After the enthusiastic critical response to 2015’s incendiary crime thriller, Sicario, it was hardly surprising that the producers would hope for lightening to strike twice by commissioning a follow-up. But with the original film’s lead, Emily Blunt and director, Denis Villeneuve unavailable to return, high expectations were muted slightly. Fortunately, Sicario 2: Soldado is a triumph, focusing on mysterious hitman, Alejandro (Benicio Del Toro) and shadowy CIA operative, Matt Graver (Josh Brolin).
This time around the U.S Government suspect that Mexican drug cartels are trafficking terrorists across the border. Their solution is to kidnap the teenage daughter of a kingpin to incite a war between the cartels.
DIY met with Benicio Del Toro, a man so cool he wore a suit while the rest of London were sweltering in the the heat and didn’t excrete even a single bead of sweat whilst waxing lyrical about Alejandro’s extraordinary arc in the film.
Beware - there are some big SPOILERS for Sicario 2: Soldado below.
The first film felt so self-contained that no one was expecting a sequel. How did you feel when you heard there was going to be a second instalment?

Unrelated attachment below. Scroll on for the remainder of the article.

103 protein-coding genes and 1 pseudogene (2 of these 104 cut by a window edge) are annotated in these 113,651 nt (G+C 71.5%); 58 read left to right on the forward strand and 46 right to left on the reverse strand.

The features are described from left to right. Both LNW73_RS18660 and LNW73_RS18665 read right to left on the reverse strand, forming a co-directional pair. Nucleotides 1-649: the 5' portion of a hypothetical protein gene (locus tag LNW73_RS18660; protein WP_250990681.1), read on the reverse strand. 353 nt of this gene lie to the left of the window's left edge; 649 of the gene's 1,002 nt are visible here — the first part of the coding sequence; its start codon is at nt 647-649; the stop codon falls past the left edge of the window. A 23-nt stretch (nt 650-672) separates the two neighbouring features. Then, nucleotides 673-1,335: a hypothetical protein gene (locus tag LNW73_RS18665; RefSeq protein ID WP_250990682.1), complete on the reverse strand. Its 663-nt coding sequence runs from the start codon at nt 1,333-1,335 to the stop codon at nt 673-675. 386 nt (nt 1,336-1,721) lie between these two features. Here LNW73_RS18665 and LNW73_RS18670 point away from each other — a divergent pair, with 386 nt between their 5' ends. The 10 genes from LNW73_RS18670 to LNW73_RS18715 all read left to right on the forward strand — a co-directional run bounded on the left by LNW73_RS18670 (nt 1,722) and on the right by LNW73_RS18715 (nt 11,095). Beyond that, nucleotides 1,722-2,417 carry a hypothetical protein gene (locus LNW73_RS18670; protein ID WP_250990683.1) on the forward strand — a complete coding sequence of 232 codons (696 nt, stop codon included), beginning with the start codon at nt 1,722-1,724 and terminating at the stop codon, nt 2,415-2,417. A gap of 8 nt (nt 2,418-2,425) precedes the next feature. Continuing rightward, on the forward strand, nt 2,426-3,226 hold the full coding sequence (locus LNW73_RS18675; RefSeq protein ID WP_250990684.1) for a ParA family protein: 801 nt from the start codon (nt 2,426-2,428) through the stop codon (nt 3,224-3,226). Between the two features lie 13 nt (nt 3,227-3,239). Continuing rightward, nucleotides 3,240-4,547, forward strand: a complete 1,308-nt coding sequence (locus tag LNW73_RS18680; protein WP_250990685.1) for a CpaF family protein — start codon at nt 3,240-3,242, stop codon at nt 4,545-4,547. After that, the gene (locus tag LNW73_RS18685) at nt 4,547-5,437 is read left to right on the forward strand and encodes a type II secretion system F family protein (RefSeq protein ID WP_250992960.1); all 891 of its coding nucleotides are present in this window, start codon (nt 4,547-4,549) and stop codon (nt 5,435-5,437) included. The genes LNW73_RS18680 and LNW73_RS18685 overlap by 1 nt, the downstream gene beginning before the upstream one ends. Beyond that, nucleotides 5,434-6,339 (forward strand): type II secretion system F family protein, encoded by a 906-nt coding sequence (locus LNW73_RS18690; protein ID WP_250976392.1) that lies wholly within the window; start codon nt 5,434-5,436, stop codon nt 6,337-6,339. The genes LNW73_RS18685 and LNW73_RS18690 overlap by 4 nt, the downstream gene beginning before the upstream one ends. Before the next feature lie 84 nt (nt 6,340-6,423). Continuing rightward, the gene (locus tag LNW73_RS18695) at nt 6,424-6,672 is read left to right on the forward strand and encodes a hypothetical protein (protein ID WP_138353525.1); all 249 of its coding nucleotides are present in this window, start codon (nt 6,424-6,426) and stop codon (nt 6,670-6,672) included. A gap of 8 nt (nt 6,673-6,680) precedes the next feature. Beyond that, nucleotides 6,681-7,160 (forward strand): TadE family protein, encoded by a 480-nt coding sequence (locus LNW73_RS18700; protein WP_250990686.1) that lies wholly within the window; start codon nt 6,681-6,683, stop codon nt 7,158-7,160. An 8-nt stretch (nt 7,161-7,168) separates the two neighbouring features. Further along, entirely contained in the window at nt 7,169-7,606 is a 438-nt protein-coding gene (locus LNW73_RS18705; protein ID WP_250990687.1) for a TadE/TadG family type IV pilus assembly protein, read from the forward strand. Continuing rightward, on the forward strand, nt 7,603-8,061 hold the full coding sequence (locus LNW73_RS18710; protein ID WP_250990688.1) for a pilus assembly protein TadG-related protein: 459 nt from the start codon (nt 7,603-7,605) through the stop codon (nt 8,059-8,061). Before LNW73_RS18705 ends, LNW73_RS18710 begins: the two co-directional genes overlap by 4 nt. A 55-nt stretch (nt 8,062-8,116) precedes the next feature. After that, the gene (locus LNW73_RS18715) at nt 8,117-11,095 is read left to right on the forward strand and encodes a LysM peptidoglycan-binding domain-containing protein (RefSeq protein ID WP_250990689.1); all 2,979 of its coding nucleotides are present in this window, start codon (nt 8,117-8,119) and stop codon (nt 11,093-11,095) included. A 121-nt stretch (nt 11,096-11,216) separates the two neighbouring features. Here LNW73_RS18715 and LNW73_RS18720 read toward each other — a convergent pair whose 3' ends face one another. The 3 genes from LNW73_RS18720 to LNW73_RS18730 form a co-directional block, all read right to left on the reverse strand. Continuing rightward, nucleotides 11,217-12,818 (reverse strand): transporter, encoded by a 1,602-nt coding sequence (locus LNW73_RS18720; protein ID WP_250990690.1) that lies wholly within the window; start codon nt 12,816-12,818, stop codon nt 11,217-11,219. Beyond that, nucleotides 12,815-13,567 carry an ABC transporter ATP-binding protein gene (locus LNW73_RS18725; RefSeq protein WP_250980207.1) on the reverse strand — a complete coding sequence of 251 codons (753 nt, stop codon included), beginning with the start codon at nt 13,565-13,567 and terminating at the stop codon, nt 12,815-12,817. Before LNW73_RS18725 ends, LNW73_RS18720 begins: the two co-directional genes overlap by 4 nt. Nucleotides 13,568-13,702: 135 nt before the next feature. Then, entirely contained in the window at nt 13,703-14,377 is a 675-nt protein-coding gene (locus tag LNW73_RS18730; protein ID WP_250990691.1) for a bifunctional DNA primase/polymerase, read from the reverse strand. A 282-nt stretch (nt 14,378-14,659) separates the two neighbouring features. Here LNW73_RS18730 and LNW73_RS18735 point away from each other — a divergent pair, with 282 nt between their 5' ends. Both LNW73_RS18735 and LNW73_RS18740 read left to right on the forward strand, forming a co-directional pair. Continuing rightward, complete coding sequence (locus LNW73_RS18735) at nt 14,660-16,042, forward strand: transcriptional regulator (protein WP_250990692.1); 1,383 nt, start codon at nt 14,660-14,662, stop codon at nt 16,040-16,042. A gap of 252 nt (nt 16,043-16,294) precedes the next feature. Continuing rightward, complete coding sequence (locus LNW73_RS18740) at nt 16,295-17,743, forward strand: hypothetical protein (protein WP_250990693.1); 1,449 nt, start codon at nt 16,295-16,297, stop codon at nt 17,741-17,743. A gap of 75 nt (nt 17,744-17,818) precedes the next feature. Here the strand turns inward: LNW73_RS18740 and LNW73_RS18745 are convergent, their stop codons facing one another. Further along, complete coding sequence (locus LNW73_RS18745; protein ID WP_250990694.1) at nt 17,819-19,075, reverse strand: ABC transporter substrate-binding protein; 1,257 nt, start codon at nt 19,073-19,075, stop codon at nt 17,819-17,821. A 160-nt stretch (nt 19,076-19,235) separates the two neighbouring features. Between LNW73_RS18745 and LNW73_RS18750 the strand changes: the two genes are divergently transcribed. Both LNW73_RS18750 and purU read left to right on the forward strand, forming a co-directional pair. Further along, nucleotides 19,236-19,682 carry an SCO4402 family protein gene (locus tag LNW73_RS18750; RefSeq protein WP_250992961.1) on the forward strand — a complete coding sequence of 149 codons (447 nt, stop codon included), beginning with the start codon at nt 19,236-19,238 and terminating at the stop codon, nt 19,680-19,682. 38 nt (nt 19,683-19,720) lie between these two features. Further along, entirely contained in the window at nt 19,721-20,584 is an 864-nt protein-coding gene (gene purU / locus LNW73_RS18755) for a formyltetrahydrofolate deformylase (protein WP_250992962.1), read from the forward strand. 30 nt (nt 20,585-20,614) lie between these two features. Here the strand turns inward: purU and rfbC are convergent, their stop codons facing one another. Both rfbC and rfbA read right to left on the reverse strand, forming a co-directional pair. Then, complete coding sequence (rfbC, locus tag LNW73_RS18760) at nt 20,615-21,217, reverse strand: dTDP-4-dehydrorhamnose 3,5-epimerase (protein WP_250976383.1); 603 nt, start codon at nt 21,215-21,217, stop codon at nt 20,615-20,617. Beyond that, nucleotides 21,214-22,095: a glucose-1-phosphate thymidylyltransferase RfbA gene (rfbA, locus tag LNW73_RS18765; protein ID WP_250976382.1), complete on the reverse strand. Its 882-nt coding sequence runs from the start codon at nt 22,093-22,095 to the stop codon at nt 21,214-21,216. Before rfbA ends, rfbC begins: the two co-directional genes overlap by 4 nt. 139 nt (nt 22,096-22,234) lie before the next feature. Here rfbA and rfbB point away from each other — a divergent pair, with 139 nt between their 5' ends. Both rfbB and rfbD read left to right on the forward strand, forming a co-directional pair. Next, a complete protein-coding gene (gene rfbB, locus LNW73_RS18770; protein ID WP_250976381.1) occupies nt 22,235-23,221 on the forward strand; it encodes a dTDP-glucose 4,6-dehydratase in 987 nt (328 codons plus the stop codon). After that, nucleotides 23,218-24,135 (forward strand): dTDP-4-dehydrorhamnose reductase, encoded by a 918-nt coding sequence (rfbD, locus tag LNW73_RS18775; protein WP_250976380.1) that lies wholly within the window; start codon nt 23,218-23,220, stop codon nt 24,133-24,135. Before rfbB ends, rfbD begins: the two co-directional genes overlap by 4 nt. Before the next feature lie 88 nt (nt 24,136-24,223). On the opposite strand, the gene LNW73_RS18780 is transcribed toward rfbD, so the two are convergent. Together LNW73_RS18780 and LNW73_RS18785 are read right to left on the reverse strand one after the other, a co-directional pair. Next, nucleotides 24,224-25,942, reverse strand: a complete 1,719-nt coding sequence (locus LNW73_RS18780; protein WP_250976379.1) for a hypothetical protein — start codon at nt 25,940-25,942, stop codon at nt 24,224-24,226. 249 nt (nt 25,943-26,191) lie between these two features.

Well I was little sceptical for the same reason. I felt that Sicario was a good movie, tight. It grabbed you and just kicked you out the door, a good ride. So I was sceptical and then we heard that a big part of the group that made Sicario was not coming back that was kind of like another reason to be sceptical about doing a sequel. And then I got the script and it was original and ambitious and unpredictable. Ambitious because suddenly there was one moment where I thought: “Woah! That’s ambitious.” and it was the fact of having my character do a 180. I wanted to believe that, how could he do a 180? Because in the original he was single-minded and we know what caused that. Doing that 180 was kind of complicated and then suddenly I saw it on the page. If we were gonna analyse his actions, here’s a man who suffers from that pain that he lost his daughter and wife to cartel violence by a Sicario. Part of the covert operation that he needs to do was to kidnap the daughter of a leader of a drug cartel, an innocent 15 year old about the same age that his daughter was when she was kidnapped and killed. Then he puts this girl through the same experience of horror and cruelty that his own daughter probably went through when she was kidnapped and he starts to behave like those men that he despises. Then he “saves” her. Something he was not able to do in real life with his own daughter.